Welcome to The Natural History Museum repository
The Natural History Museum is an international leader in the study of the natural world. Our science describes the diversity of nature, promotes an understanding of its past, and supports the anticipation and management of the impact of human activity on the environment.
The Museum's repository provides free access to publications produced by more than 300 scientists working here. Researchers at the Museum study a diverse range of issues, including threats to Earth's biodiversity, the maintenance of delicate ecosystems, environmental pollution and disease. The accessible repository showcases this broad research output.
The repository was launched in 2016 with an initially modest number of journal publications in its database. It now includes book chapters and blogs from Museum scientists.
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Disparate compound eyes of Cambrian radiodonts reveal their developmental growth mode and diverse visual ecologyRadiodonts are nektonic stem-group euarthropods that played various trophic roles in Paleozoic marine ecosystems, but information on their vision is limited. Optical details exist only in one species from the Cambrian Emu Bay Shale of Australia, here assigned to Anomalocaris aff. canadensis. We identify another type of radiodont compound eye from this deposit, belonging to ‘Anomalocaris’ briggsi. This ≤4-cm sessile eye has >13,000 lenses and a dorsally oriented acute zone. In both taxa, lenses were added marginally and increased in size and number throughout development, as in many crown-group euarthropods. Both species’ eyes conform to their inferred lifestyles: The macrophagous predator A. aff. canadensis has acute stalked eyes (>24,000 lenses each) adapted for hunting in well-lit waters, whereas the suspension-feeding ‘A.’ briggsi could detect plankton in dim down-welling light. Radiodont eyes further demonstrate the group’s anatomical and ecological diversity and reinforce the crucial role of vision in early animal ecosystems.
Orogen architecture and crustal growth from accretion to collision (IGCP#662): Scientific Activities 2018-2019The scientific board of the International Geoscience Programme (IGCP), jointly sponsored by IUGS and UNESCO, approved for funding in March 2018 the IGCP-662 project (2018-2023) entitled “Orogenic architecture and crustal growth from accretion to collision”. Four meetings and field excursion, as well as training courses, have been successfully held respectively in 2018 and 2019. The first workshop was held during 21th - 22nd September 2018 in Beijing, China, with a 5-day (15th - 19th September) preworkshop field trip and one-day (23 September 2018) post-conference training course on “Using isotopes in zircon and sulfides to understanding crust-mantle evolution”. The second workshop and field trip of the IGCP-662 project were held in Mongolia from July 4th - 10th, 2019. Besides, the IGCP-662 project joined as co-sponsor the organization of an international symposium “The Geology of Eurasia” held at the Helmholtz-Centre Potsdam - German Research Centre for Geosciences (GFZ) during 26th June - 1st July 2019.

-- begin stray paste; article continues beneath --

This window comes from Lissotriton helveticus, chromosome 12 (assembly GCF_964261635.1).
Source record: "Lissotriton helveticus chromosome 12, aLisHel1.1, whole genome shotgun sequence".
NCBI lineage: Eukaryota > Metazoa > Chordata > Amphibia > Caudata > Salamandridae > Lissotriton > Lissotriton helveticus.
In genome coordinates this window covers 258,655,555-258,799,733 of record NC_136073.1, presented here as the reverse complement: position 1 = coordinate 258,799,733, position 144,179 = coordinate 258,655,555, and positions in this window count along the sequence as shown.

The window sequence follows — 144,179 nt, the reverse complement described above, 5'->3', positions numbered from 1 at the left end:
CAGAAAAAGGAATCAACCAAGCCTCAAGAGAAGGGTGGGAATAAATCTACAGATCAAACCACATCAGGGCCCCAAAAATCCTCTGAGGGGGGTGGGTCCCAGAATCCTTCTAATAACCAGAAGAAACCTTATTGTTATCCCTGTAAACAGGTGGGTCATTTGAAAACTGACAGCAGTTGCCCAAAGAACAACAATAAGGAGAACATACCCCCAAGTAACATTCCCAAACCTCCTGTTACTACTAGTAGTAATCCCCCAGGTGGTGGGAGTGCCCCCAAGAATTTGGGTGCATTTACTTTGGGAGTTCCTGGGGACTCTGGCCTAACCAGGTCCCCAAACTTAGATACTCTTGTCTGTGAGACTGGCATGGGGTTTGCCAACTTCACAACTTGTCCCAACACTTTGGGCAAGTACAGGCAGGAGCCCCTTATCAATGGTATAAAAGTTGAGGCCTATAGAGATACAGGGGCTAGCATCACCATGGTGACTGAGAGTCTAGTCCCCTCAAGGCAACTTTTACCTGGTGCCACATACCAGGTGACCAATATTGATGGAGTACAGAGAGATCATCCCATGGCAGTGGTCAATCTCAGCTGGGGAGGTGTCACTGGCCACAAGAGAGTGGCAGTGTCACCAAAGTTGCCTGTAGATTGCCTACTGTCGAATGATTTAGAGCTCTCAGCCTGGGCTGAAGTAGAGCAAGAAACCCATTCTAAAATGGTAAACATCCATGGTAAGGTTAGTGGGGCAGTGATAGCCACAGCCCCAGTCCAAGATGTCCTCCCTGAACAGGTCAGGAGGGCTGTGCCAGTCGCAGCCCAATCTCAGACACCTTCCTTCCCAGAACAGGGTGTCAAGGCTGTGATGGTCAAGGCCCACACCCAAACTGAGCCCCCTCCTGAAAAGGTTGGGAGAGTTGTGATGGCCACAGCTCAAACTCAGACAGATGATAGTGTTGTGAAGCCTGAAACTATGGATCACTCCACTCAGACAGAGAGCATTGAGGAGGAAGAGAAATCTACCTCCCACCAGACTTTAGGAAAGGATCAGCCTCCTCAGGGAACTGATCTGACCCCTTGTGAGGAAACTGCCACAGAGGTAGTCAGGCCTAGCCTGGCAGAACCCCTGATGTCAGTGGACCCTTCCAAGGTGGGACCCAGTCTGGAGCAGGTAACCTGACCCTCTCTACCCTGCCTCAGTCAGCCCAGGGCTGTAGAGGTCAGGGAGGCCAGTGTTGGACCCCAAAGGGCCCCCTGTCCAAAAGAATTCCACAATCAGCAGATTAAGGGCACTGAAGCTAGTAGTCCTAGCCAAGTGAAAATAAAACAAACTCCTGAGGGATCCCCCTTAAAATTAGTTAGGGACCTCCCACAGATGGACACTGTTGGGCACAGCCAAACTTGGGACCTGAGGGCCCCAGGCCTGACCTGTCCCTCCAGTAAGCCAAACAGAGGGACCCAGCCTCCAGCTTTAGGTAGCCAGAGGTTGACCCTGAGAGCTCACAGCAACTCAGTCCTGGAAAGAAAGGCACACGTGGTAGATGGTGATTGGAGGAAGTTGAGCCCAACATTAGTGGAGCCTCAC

Evolution of reproductive strategies in the species-rich land snail subfamily Phaedusinae (Stylommatophora: Clausiliidae)Most of the present knowledge on animal reproductive mode evolution, and possible factors driving transitions between oviparity and viviparity is based on studies on vertebrates. The species rich door snail (Clausiliidae) subfamily Phaedusinae represents a suitable and unique model for further examining parity evolution, as three different strategies, oviparity, viviparity, and the intermediate mode of embryo-retention, occur in this group. The present study reconstructs the evolution of reproductive strategies in Phaedusinae based on time-calibrated molecular phylogenetics, reproductive mode examinations and ancestral state reconstruction. Our phylogenetic analysis employing multiple mitochondrial and nuclear markers identified a well-supported clade (including the tribes Phaedusini and Serrulinini) that contains species exhibiting various reproductive strategies. This clade evolved from an oviparous most recent common ancestor according to our reconstruction. All non-oviparous taxa are confined to a highly supported subclade, coinciding with the tribe Phaedusini. Both oviparity and viviparity occur frequently in different lineages of this subclade that are not closely related. During Phaedusini diversification, multiple transitions in reproductive strategy must have taken place, which could have been promoted by a high fitness of embryo-retaining species. The evolutionary success of this group might result from the maintenance of various strategies.